November marked the 27th straight month U.S. consumers cut their overall borrowing, the Federal Reserve announced on Friday.
However, despite this drop, outstanding consumer credit rose by $1.3 billion during the month, bringing the overall total to $2.4 trillion.
Economists say this increase was largely the result of rising student loan debt, and that the high unemployment rate. Additionally, the recent drop in home values was found to be responsible for the decrease in revolving credit, The Wall Street Journal reports. The Federal Reserve also revised its October figures, finding that the total amount of consumer credit rose by twice the amount it originally reported.
Earlier estimates predicted the consumer debt total would remain unchanged for November; however, this was the result of October’s numbers being incorrectly reported, the news source says. Revolving credit – the kind typically reserved for monthly bill payments – decreased $4.2 billion during the month, bringing the total down to just under $800 billion.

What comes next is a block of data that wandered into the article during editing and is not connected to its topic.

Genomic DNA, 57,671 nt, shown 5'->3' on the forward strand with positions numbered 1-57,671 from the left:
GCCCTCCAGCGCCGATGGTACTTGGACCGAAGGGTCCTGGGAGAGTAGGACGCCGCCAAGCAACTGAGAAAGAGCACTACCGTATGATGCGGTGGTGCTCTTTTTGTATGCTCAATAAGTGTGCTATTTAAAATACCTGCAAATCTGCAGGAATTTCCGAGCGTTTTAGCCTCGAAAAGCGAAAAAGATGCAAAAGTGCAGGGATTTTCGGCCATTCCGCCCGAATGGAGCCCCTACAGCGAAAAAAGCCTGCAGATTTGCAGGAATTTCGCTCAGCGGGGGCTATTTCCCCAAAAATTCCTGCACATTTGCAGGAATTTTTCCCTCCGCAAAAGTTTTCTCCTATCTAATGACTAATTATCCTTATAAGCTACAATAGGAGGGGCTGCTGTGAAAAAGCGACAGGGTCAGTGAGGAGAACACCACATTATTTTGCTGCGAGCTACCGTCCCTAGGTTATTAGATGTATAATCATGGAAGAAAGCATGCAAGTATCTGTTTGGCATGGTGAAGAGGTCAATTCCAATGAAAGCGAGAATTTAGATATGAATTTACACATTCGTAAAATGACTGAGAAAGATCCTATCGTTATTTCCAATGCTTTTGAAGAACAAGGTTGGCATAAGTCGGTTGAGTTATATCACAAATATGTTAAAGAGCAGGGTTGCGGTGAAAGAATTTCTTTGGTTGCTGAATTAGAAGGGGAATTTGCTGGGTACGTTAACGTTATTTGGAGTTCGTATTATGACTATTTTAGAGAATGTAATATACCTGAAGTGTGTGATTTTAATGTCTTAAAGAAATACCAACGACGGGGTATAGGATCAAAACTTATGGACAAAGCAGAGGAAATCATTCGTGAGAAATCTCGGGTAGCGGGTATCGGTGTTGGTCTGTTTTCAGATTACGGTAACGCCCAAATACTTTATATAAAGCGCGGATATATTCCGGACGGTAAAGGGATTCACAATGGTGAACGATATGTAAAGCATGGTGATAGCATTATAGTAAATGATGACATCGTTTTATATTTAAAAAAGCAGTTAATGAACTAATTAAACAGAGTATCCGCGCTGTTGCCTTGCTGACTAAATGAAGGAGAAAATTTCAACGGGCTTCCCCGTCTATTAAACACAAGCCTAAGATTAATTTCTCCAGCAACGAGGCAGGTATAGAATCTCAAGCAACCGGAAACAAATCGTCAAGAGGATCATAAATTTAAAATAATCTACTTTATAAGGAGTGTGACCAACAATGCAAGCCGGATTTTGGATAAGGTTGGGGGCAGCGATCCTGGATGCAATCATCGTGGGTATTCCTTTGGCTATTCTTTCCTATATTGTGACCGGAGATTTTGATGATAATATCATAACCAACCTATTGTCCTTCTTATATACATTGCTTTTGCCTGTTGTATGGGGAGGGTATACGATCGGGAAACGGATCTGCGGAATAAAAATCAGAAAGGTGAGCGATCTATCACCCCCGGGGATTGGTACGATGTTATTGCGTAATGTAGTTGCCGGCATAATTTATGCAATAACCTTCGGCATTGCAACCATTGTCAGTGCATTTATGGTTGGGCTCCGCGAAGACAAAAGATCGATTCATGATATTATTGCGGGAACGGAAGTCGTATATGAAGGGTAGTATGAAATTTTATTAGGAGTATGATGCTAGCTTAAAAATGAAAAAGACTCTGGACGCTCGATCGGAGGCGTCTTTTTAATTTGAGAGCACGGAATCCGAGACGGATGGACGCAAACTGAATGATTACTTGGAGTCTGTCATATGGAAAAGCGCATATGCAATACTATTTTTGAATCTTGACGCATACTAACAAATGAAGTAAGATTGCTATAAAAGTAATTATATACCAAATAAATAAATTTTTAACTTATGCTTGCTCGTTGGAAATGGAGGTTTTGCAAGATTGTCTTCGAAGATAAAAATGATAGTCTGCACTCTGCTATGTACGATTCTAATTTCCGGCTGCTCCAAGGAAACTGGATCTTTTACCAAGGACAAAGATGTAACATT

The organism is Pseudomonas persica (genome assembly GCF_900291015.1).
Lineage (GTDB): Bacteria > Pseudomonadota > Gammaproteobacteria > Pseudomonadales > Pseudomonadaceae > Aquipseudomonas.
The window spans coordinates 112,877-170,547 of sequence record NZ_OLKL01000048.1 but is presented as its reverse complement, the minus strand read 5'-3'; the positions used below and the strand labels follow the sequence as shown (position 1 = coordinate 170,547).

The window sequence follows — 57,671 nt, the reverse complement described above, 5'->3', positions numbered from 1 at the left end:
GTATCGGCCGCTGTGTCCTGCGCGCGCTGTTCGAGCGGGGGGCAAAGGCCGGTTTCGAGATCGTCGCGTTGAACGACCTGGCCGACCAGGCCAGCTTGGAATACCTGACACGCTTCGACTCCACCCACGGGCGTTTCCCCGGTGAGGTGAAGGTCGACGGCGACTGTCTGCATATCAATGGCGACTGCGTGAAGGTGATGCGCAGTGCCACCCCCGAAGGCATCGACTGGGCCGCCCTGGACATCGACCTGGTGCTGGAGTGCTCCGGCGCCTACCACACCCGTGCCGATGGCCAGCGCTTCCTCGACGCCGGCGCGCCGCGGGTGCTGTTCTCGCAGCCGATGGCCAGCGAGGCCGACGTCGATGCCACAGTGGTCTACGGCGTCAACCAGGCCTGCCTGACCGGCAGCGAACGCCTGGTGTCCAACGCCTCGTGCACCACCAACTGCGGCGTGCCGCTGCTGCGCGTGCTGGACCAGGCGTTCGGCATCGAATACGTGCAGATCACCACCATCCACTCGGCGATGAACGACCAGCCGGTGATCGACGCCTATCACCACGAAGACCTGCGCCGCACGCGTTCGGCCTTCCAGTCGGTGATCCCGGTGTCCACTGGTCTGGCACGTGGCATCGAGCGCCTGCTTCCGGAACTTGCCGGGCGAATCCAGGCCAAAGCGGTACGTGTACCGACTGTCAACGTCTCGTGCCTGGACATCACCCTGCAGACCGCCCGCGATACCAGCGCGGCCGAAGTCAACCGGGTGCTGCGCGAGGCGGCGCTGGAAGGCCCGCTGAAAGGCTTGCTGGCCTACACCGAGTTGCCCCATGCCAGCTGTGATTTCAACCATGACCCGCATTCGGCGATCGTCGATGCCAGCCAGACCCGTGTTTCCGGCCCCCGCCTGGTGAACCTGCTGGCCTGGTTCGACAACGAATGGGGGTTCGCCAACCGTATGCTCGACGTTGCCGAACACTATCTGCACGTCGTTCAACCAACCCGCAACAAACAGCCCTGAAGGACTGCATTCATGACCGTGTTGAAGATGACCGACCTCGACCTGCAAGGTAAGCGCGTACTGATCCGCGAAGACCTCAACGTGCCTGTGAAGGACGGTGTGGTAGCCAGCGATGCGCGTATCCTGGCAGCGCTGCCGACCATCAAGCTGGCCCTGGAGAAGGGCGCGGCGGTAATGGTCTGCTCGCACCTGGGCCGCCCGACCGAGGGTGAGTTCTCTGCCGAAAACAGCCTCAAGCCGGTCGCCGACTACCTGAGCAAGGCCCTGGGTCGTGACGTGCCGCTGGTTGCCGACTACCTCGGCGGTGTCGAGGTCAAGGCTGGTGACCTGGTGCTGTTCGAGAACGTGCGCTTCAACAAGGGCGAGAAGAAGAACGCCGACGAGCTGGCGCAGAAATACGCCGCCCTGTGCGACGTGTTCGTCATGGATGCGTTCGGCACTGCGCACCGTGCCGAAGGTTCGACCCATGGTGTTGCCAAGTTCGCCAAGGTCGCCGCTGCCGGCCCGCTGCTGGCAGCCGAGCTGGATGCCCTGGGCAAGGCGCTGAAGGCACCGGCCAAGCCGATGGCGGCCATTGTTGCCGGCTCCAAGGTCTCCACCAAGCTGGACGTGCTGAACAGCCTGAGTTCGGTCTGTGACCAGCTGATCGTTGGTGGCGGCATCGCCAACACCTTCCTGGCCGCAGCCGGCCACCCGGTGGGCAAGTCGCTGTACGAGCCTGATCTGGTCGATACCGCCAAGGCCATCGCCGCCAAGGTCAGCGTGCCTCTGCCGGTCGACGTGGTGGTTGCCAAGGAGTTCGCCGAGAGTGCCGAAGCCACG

The results indicate that during the first part of the holiday season, consumers kept good on their promise to use their credit cards less for purchases.